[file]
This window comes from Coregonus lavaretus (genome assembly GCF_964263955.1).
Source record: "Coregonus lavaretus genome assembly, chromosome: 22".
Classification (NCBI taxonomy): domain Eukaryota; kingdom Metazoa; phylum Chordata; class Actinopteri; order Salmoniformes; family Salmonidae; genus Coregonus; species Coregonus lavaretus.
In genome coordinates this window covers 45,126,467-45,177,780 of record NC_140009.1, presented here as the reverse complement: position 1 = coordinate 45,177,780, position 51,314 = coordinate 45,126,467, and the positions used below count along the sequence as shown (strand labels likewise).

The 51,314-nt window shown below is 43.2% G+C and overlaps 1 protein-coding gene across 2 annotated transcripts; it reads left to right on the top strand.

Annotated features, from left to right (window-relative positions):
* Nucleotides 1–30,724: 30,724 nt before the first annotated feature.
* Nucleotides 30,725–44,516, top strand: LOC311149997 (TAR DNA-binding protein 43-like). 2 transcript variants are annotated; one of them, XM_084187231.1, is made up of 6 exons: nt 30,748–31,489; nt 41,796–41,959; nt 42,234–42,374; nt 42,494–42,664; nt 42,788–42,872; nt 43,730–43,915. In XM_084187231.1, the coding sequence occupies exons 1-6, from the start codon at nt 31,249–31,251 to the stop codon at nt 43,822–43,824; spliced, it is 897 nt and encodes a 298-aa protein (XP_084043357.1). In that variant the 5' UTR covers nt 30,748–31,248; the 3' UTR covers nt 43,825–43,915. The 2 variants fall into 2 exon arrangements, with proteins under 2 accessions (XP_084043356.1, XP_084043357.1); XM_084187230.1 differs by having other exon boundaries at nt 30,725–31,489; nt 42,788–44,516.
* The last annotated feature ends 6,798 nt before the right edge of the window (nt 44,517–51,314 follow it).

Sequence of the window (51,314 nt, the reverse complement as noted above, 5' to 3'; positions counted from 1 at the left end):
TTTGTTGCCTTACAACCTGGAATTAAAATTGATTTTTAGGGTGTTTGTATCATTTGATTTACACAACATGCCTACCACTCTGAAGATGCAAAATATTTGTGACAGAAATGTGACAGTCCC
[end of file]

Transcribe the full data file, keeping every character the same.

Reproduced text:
This window comes from Coregonus lavaretus (genome assembly GCF_964263955.1).
Source record: "Coregonus lavaretus genome assembly, chromosome: 22".
Classification (NCBI taxonomy): domain Eukaryota; kingdom Metazoa; phylum Chordata; class Actinopteri; order Salmoniformes; family Salmonidae; genus Coregonus; species Coregonus lavaretus.
In genome coordinates this window covers 45,126,467-45,177,780 of record NC_140009.1, presented here as the reverse complement: position 1 = coordinate 45,177,780, position 51,314 = coordinate 45,126,467, and the positions used below count along the sequence as shown (strand labels likewise).

The 51,314-nt window shown below is 43.2% G+C and overlaps 1 protein-coding gene across 2 annotated transcripts; it reads left to right on the top strand.

Annotated features, from left to right (window-relative positions):
* Nucleotides 1–30,724: 30,724 nt before the first annotated feature.
* Nucleotides 30,725–44,516, top strand: LOC311149997 (TAR DNA-binding protein 43-like). 2 transcript variants are annotated; one of them, XM_084187231.1, is made up of 6 exons: nt 30,748–31,489; nt 41,796–41,959; nt 42,234–42,374; nt 42,494–42,664; nt 42,788–42,872; nt 43,730–43,915. In XM_084187231.1, the coding sequence occupies exons 1-6, from the start codon at nt 31,249–31,251 to the stop codon at nt 43,822–43,824; spliced, it is 897 nt and encodes a 298-aa protein (XP_084043357.1). In that variant the 5' UTR covers nt 30,748–31,248; the 3' UTR covers nt 43,825–43,915. The 2 variants fall into 2 exon arrangements, with proteins under 2 accessions (XP_084043356.1, XP_084043357.1); XM_084187230.1 differs by having other exon boundaries at nt 30,725–31,489; nt 42,788–44,516.
* The last annotated feature ends 6,798 nt before the right edge of the window (nt 44,517–51,314 follow it).

Sequence of the window (51,314 nt, the reverse complement as noted above, 5' to 3'; positions counted from 1 at the left end):
TTTGTTGCCTTACAACCTGGAATTAAAATTGATTTTTAGGGTGTTTGTATCATTTGATTTACACAACATGCCTACCACTCTGAAGATGCAAAATATTTGTGACAGAAATGTGACAGTCCC